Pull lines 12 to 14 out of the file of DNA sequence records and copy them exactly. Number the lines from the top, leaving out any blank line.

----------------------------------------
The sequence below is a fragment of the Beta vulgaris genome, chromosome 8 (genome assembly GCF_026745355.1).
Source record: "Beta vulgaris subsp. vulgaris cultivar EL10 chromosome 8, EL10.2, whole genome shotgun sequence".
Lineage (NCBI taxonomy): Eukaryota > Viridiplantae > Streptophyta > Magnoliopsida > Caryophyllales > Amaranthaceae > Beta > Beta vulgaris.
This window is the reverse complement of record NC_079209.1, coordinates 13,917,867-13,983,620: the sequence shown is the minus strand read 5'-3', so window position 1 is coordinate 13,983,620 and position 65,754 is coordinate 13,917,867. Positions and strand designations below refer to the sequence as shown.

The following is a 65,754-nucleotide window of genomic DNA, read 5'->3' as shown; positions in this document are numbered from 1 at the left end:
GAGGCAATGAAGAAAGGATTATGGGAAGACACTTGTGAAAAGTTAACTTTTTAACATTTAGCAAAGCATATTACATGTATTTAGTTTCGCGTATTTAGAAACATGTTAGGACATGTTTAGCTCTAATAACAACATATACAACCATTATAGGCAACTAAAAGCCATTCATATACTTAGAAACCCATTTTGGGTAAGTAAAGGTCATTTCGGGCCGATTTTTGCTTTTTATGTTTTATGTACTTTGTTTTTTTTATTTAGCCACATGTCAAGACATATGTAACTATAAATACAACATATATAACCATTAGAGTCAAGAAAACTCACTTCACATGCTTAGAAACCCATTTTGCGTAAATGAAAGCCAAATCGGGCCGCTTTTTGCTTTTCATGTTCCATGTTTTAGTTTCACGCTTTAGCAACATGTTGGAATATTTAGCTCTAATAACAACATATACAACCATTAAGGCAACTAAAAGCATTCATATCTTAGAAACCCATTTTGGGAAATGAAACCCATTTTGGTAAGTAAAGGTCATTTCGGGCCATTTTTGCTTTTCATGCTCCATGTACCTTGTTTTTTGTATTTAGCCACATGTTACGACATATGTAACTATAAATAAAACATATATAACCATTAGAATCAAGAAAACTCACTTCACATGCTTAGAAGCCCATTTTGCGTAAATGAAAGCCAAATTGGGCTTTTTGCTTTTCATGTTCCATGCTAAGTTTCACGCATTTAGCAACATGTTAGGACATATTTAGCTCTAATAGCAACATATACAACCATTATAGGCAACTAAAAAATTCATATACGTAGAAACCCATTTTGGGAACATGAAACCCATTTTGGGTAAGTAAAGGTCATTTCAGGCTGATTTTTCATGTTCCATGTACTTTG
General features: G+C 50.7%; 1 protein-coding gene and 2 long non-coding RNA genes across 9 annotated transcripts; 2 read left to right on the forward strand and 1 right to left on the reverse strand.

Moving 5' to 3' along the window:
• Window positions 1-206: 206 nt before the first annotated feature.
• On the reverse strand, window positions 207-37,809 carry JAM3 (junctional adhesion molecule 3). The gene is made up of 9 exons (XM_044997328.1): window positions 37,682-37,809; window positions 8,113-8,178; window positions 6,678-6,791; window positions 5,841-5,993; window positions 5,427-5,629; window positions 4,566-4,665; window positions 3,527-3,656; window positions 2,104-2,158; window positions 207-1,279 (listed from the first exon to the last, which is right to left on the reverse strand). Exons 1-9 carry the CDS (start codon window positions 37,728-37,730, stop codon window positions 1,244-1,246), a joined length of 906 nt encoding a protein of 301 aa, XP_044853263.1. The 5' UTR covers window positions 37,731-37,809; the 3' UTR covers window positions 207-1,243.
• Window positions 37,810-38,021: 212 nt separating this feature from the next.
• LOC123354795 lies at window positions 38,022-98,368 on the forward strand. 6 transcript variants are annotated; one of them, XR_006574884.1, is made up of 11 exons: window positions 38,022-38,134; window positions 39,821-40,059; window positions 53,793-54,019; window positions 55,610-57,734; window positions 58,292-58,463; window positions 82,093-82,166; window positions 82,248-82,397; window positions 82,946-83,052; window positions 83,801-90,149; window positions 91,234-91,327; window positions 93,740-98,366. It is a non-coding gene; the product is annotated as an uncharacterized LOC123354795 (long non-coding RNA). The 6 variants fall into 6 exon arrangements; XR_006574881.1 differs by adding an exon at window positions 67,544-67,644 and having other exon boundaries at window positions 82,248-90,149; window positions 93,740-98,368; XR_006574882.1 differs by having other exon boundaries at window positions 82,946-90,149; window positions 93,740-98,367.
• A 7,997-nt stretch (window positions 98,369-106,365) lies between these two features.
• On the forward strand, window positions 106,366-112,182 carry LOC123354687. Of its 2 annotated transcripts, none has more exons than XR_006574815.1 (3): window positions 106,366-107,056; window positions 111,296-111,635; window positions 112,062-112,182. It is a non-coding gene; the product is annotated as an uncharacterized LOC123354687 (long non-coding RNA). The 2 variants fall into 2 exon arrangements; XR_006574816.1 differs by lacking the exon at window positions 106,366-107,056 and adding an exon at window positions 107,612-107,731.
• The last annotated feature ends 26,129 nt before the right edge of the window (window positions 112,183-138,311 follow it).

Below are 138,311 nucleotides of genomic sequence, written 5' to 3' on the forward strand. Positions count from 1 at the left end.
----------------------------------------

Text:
• LOC123354795 lies at window positions 38,022-98,368 on the forward strand. 6 transcript variants are annotated; one of them, XR_006574884.1, is made up of 11 exons: window positions 38,022-38,134; window positions 39,821-40,059; window positions 53,793-54,019; window positions 55,610-57,734; window positions 58,292-58,463; window positions 82,093-82,166; window positions 82,248-82,397; window positions 82,946-83,052; window positions 83,801-90,149; window positions 91,234-91,327; window positions 93,740-98,366. It is a non-coding gene; the product is annotated as an uncharacterized LOC123354795 (long non-coding RNA). The 6 variants fall into 6 exon arrangements; XR_006574881.1 differs by adding an exon at window positions 67,544-67,644 and having other exon boundaries at window positions 82,248-90,149; window positions 93,740-98,368; XR_006574882.1 differs by having other exon boundaries at window positions 82,946-90,149; window positions 93,740-98,367.
• A 7,997-nt stretch (window positions 98,369-106,365) lies between these two features.
• On the forward strand, window positions 106,366-112,182 carry LOC123354687. Of its 2 annotated transcripts, none has more exons than XR_006574815.1 (3): window positions 106,366-107,056; window positions 111,296-111,635; window positions 112,062-112,182. It is a non-coding gene; the product is annotated as an uncharacterized LOC123354687 (long non-coding RNA). The 2 variants fall into 2 exon arrangements; XR_006574816.1 differs by lacking the exon at window positions 106,366-107,056 and adding an exon at window positions 107,612-107,731.